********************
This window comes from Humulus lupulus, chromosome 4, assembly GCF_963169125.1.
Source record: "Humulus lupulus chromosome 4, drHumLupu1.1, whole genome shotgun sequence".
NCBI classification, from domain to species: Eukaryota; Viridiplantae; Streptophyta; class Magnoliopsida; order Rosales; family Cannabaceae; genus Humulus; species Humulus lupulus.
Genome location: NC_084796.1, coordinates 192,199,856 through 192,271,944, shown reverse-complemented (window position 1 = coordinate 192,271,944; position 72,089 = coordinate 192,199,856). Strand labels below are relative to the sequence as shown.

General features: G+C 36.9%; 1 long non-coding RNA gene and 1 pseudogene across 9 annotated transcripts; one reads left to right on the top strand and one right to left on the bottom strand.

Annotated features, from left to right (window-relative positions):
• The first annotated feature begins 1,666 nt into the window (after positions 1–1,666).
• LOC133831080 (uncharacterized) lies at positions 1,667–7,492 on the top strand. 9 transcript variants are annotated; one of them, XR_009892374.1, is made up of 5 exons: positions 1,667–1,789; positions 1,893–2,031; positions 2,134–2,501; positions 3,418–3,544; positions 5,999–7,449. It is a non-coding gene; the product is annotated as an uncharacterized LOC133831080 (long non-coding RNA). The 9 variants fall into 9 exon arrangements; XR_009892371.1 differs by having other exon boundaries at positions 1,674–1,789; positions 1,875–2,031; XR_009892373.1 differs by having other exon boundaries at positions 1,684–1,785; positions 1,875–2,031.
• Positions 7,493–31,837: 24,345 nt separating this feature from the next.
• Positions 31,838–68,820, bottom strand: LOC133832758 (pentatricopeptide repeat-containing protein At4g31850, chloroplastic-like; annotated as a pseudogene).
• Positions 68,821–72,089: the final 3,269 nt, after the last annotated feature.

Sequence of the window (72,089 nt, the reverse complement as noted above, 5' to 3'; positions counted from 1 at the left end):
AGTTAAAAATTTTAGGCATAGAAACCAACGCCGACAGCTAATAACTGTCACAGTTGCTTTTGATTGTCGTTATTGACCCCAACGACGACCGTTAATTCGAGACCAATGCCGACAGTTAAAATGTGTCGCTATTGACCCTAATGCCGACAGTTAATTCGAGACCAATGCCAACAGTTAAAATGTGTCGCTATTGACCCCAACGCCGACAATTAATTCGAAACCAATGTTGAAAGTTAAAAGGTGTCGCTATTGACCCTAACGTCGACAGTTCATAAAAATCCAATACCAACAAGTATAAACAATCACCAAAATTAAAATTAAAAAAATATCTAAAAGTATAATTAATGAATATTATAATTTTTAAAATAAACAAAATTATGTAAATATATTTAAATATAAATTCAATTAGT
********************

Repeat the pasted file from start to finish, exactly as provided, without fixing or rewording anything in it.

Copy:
This window comes from Humulus lupulus, chromosome 4, assembly GCF_963169125.1.
Source record: "Humulus lupulus chromosome 4, drHumLupu1.1, whole genome shotgun sequence".
NCBI classification, from domain to species: Eukaryota; Viridiplantae; Streptophyta; class Magnoliopsida; order Rosales; family Cannabaceae; genus Humulus; species Humulus lupulus.
Genome location: NC_084796.1, coordinates 192,199,856 through 192,271,944, shown reverse-complemented (window position 1 = coordinate 192,271,944; position 72,089 = coordinate 192,199,856). Strand labels below are relative to the sequence as shown.

General features: G+C 36.9%; 1 long non-coding RNA gene and 1 pseudogene across 9 annotated transcripts; one reads left to right on the top strand and one right to left on the bottom strand.

Annotated features, from left to right (window-relative positions):
• The first annotated feature begins 1,666 nt into the window (after positions 1–1,666).
• LOC133831080 (uncharacterized) lies at positions 1,667–7,492 on the top strand. 9 transcript variants are annotated; one of them, XR_009892374.1, is made up of 5 exons: positions 1,667–1,789; positions 1,893–2,031; positions 2,134–2,501; positions 3,418–3,544; positions 5,999–7,449. It is a non-coding gene; the product is annotated as an uncharacterized LOC133831080 (long non-coding RNA). The 9 variants fall into 9 exon arrangements; XR_009892371.1 differs by having other exon boundaries at positions 1,674–1,789; positions 1,875–2,031; XR_009892373.1 differs by having other exon boundaries at positions 1,684–1,785; positions 1,875–2,031.
• Positions 7,493–31,837: 24,345 nt separating this feature from the next.
• Positions 31,838–68,820, bottom strand: LOC133832758 (pentatricopeptide repeat-containing protein At4g31850, chloroplastic-like; annotated as a pseudogene).
• Positions 68,821–72,089: the final 3,269 nt, after the last annotated feature.

Sequence of the window (72,089 nt, the reverse complement as noted above, 5' to 3'; positions counted from 1 at the left end):
AGTTAAAAATTTTAGGCATAGAAACCAACGCCGACAGCTAATAACTGTCACAGTTGCTTTTGATTGTCGTTATTGACCCCAACGACGACCGTTAATTCGAGACCAATGCCGACAGTTAAAATGTGTCGCTATTGACCCTAATGCCGACAGTTAATTCGAGACCAATGCCAACAGTTAAAATGTGTCGCTATTGACCCCAACGCCGACAATTAATTCGAAACCAATGTTGAAAGTTAAAAGGTGTCGCTATTGACCCTAACGTCGACAGTTCATAAAAATCCAATACCAACAAGTATAAACAATCACCAAAATTAAAATTAAAAAAATATCTAAAAGTATAATTAATGAATATTATAATTTTTAAAATAAACAAAATTATGTAAATATATTTAAATATAAATTCAATTAGT